Underwired bra saved shooting victim's life

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The Independent Online

Helen Kelly's underwired bra deflected the bullet which doctors believe was heading towards her heart.

The narrow piece of metal wiring, which snapped under the impact of the shot, bounced the bullet away from her heart and through her right breast.

Yesterday, as two of the men involved in the shooting outside the Barbican Centre in central London were jailed, Miss Kelly, 24, an accountant from London, described the moment she was wounded. "I heard what we thought were gunshots," she said. "I did not really believe they were gunshots but I suddenly saw my friend running. I started to follow her and it was not until we got to the other side of a wall that I realised I had been hit."

The shooting happened at midnight, after the Urban Music Awards on 9 November last year.

City of London Police said the two gangs, one of which was connected to a hip-hop band from south-east London, first confronted each other in the VIP lounge.

The altercation was taken outside where around four men on one side of the road began firing shots at four men on the opposite side, as hundreds of people who had been attending the music ceremony poured out of the venue.

Miss Kelly had been on a night out with friends when she was injured. She was the only person to be hurt in the gunfire, although hundreds of people were on the street at the time.

Linton Ambursley, 29, of Lewisham, who had admitted wounding Miss Kelly, was jailed for 12 years, while Tyrone Headley, 28, of New Cross, admitted assisting an offender and was imprisoned for 30 months.

The gunman, Ambursley, fled from the scene but was arrested by police moments later, along with Headley, a former record company chief who was driving the getaway car.

Officers did not realise the two men had been at the shooting but stopped the car because its headlights were switched off.

Ambursley was wearing body armour usually worn by the British military. A third man who fled from the car was found to be an illegal immigrant and deported to Jamaica.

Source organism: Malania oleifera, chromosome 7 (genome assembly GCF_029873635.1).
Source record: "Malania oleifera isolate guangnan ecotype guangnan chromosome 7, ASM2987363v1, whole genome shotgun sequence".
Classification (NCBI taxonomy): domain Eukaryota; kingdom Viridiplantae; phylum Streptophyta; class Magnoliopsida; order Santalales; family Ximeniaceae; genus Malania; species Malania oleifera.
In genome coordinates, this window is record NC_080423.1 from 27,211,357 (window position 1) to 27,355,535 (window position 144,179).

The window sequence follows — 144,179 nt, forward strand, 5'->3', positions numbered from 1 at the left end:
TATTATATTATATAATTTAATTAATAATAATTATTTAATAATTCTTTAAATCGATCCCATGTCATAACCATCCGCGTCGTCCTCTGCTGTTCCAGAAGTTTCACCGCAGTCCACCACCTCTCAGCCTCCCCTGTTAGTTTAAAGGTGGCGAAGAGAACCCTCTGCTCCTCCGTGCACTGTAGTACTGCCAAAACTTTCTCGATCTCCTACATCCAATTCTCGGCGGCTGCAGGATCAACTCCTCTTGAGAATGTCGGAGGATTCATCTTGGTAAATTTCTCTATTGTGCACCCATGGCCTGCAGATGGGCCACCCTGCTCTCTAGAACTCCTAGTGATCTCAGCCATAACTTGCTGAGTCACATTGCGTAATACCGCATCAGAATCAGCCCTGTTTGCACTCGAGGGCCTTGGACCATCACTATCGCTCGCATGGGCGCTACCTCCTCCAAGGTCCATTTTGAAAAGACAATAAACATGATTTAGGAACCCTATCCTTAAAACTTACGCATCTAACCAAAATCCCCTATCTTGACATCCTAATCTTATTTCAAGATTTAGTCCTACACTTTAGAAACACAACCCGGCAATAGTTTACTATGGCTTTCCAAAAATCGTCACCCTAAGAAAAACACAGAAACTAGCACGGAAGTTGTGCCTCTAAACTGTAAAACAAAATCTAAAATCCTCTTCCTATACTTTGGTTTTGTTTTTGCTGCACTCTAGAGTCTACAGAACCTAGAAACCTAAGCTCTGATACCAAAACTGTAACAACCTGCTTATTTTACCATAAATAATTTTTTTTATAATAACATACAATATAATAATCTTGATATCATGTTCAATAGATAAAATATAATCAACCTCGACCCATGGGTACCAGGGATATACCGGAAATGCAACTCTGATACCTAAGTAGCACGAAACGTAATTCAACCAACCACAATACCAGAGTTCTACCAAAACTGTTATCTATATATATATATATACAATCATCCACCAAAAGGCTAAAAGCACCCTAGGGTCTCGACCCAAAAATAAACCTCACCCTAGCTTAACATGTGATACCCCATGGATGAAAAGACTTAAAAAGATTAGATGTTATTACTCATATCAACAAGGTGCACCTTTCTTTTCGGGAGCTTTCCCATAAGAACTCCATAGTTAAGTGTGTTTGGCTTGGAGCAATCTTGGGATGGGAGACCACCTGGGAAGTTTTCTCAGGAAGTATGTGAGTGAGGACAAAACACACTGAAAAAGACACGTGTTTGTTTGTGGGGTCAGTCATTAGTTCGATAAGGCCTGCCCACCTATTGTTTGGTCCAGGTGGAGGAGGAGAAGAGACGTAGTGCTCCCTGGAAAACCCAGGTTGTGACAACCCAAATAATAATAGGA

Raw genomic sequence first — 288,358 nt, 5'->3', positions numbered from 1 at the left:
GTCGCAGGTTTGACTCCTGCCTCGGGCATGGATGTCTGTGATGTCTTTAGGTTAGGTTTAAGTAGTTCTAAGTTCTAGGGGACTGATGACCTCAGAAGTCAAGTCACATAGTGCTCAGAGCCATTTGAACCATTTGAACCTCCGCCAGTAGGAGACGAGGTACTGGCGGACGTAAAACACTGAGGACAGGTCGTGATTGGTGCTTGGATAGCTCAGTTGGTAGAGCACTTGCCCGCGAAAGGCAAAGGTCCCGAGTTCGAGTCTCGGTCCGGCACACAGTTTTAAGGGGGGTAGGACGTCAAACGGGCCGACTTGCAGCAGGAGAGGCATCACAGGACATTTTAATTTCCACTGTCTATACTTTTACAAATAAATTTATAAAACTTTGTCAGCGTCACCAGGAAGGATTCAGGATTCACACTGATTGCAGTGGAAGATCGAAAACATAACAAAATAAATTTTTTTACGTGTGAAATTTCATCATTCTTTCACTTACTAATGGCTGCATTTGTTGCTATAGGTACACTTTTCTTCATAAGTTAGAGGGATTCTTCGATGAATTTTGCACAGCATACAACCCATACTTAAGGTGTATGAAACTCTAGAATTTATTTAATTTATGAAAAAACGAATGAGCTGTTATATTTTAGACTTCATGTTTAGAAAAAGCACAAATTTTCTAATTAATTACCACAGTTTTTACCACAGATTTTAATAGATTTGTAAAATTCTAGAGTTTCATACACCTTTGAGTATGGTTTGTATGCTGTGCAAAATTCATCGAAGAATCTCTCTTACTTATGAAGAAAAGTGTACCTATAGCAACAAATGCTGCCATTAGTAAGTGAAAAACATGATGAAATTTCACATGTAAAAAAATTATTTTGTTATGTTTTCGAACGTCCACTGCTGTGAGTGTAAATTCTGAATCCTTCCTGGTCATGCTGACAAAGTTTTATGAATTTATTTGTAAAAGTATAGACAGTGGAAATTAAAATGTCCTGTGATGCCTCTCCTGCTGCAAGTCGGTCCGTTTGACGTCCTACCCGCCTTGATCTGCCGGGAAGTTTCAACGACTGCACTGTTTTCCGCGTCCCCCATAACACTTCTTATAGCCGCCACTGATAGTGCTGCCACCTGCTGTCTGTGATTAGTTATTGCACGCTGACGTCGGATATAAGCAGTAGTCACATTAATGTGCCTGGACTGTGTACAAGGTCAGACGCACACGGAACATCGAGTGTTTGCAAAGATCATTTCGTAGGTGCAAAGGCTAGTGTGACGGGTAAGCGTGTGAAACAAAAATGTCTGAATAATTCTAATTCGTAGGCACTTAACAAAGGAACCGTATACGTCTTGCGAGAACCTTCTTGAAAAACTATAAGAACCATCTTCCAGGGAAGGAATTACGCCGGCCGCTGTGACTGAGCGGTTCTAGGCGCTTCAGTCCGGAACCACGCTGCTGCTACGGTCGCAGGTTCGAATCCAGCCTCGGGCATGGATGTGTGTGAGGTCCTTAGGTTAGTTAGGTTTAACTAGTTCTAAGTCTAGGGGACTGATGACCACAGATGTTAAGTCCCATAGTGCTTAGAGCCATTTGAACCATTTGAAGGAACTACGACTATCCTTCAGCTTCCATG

Detective Chief Inspector Bob Wishart, who was leading the investigation, said yesterday that Miss Kelly was "incredibly lucky" to be alive and that it had been "millimetres from a murder inquiry".

Miss Kelly, who was at the Old Bailey for the sentencing, told the London Evening Standard that she did not realise she had been seriously wounded at first.

"I didn't think I had been shot; I thought I had been hit by a ricochet, a bit of wood or something," she said. "It didn't hurt very much - you know how you cut your finger and you feel a sharp pain, that's all it was.

"We carried on running and a girl in front of us was shouting 'She's been shot, she's been shot'.

"That's when I realised I might have been shot. There was a lot of blood on my stomach but I didn't know where it was coming from. I could see where the bullet had gone in but not where it came out."

She said she was convinced she was going to die as she lay bleeding.

"I sat down and thought, 'Well, this is it. I have done all my washing so my mum won't have to go through all dirty clothes when I'm dead'."

Miss Kelly, who originally comes from Tyneside, had only been in London for four weeks when she was shot, after taking a job in the City.

Mr Wishart said the bullet was likely to have caused far worse damage had it entered her chest.

"If it had not been deflected by the underwire, it would have gone in the torso in an area with her heart and lungs," he said.

"Once the bullet enters the body, it can either splinter or change trajectory, doing a lot of damage."